Robert Morris
American artist



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Robert Morris
American artist
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Date of Birth

February 09, 1931

More about Robert Morris

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In the early 1960s a movement started cropping up amongst the young painter folk.

Many of them decided that painting wasn’t “real” enough for them, so they switched to sculpting, but as sculptors they felt like sculpting didn’t convey “real” enough messages either. They started to redefine what sculpture was by deconstructing subjects so much that all that was left were shapes.

From this movement would emerge two minimalist movements: one defined by the use of industrial materials, like sheet metal and steel, and the other (if you want to sound like a fancy-shmancy art genius) was called Cubo-Constructivism. All that means is “the opposite of Cubism”. The Cubo-Constructivsit movement utilized soft and synthetic materials that were often sewn together. Robert Morris worked somewhere in between the two movements and often jumped back and forth between the two, sometimes working in soft materials and sometimes with hard. Either way, the guy was 100% a minimalist. In 1963 Morris published his “Statement of Esthetic Withdrawl” where he called artists out by challenging them to “remove all esthetic quality and content” from their works.

Morris led by example. He took away most of the artistic influence from his own works and basically raised the same question Duchamp did when he debuted Fountain. The question being “what makes art “art”? Morris pushed the question further, though. He wanted artists to see what was the least amount of work they could do and still get their point across to their viewers.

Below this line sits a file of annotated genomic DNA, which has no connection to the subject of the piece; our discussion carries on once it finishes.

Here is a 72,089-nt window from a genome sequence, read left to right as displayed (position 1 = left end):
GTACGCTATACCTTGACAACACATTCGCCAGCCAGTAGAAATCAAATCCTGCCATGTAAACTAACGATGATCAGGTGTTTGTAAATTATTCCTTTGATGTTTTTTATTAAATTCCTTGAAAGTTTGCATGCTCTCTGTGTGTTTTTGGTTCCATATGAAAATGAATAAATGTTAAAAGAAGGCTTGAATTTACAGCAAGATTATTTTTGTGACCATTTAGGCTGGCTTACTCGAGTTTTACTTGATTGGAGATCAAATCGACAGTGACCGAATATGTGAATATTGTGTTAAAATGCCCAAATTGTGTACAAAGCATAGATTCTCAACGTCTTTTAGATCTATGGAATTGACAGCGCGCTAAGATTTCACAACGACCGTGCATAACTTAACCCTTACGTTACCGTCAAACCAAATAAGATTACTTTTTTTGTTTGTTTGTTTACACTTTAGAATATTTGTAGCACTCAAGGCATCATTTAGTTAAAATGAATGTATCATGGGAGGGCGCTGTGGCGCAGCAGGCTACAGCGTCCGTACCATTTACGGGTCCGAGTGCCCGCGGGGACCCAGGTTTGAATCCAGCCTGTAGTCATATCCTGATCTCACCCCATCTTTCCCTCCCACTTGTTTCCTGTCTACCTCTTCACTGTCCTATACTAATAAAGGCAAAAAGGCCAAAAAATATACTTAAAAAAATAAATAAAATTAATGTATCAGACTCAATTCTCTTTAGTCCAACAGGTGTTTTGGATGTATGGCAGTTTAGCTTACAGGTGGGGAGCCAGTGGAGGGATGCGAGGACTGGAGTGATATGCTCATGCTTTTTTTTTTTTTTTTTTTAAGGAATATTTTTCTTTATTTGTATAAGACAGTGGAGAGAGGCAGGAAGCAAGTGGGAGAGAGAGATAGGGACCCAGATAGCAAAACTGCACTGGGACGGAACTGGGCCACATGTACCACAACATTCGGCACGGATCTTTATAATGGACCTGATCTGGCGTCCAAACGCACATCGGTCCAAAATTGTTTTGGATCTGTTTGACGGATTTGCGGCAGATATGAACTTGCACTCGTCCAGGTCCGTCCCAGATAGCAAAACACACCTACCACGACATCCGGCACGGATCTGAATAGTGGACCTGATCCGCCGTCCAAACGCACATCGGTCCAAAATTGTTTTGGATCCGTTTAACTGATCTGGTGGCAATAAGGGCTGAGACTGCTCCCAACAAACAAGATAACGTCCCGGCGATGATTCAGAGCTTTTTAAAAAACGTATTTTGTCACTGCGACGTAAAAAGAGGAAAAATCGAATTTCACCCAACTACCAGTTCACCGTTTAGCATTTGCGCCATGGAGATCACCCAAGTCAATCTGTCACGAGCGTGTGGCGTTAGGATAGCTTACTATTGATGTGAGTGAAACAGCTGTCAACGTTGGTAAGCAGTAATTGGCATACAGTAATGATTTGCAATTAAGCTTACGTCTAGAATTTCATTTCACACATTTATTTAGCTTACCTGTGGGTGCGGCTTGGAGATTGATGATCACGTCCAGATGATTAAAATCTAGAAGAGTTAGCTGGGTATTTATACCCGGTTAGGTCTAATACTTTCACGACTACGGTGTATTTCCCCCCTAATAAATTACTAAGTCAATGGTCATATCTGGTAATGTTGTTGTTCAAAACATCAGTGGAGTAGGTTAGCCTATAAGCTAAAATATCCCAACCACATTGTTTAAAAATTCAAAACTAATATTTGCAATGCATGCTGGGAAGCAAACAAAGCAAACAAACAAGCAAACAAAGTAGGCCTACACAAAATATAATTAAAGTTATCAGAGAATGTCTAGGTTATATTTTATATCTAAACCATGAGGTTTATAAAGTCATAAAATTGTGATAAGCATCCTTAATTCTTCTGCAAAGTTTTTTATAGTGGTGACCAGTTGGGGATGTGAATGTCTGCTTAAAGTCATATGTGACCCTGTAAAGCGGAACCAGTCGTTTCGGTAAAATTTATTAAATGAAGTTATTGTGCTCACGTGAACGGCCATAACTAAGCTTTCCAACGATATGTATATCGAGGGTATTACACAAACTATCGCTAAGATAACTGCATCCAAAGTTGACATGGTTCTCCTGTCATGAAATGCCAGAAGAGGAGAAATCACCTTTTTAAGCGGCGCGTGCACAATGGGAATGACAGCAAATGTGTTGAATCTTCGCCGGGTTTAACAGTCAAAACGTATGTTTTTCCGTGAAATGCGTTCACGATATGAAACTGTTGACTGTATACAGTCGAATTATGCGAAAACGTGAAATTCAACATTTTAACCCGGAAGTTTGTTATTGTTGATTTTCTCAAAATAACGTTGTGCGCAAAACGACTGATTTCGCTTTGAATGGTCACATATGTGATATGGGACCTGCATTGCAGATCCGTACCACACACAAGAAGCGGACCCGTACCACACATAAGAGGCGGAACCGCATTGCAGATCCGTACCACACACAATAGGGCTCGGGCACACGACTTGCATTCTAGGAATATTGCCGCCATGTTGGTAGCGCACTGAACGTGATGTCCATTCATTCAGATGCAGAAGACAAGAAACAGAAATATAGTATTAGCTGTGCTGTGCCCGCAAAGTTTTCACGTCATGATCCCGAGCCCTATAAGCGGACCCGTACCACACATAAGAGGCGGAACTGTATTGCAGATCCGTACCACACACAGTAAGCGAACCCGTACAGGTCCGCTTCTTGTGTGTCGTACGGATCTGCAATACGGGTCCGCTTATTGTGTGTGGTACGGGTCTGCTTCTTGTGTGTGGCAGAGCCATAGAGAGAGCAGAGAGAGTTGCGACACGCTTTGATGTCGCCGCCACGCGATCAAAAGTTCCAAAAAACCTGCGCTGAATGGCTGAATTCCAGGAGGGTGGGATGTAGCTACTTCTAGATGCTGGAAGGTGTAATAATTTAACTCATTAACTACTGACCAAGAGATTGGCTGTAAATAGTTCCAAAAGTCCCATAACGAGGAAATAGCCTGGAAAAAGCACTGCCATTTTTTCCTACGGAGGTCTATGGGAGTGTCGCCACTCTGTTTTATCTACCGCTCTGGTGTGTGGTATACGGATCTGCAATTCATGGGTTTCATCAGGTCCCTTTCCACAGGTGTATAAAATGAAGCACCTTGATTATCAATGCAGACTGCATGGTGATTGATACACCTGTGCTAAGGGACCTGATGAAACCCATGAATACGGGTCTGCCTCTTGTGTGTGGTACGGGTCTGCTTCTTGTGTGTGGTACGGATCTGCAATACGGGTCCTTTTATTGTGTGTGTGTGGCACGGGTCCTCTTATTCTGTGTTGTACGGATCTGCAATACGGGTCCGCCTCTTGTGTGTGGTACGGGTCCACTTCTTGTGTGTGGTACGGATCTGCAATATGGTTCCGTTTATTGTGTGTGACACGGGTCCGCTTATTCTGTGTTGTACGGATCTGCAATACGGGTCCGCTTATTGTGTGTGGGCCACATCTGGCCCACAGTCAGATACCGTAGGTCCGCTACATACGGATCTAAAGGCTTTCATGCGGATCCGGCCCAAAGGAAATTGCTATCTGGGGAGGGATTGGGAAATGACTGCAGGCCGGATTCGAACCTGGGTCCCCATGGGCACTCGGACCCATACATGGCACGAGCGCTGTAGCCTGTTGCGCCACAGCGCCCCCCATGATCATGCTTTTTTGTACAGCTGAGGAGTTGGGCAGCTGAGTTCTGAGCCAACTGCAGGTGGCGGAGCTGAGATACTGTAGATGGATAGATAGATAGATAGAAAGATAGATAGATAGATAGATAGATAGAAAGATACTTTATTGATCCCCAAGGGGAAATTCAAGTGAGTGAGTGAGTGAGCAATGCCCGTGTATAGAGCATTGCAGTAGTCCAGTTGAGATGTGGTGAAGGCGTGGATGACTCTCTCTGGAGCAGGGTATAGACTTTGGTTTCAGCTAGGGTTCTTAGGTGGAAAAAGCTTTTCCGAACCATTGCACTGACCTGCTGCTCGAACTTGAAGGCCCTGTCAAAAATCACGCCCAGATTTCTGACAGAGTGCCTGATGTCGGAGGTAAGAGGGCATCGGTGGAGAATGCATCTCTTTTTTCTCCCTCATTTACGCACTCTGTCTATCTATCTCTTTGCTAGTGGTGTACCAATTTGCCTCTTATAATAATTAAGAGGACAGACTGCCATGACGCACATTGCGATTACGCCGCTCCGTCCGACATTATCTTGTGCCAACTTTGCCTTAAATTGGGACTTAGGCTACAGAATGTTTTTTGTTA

Since the artist’s voice didn’t come through their own work anymore, the object of art was no longer to control how the viewer sees the work of art. Instead it turned into experimenting with what one sees and feels when interacting with the piece. In other words, artists weren’t creating works of art to look at anymore, now they were creating works that you experience. A great example of this is Morris’s Labyrinth where spectators become participants because they have to walk through the narrow maze to experience the work and get the trapped and confused feeling Morris related to the politics of the 1970s.

Morris made simple art in a crazy time, but he did prove that you don’t need to show a lot to say a lot.




  1. Norbert Lynton, The Story of Modern Art (Ithaca, NY: Cornell University Press, 1980)
  2. Barbara Rose, American Art Since 1900; A Critical History (New York: Frederick A. Praeger, Inc., 1967)

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Here is what Wikipedia says about Robert Morris (artist)

Robert Morris (February 9, 1931 – November 28, 2018) was an American sculptor, conceptual artist and writer. He was regarded as having been one of the most prominent theorists of Minimalism along with Donald Judd, but also made important contributions to the development of performance art, land art, the Process Art movement, and installation art. Morris lived and worked in New York. In 2013 as part of the October Files, MIT Press published a volume on Morris, examining his work and influence, edited by Julia Bryan-Wilson.

Check out the full Wikipedia article about Robert Morris (artist).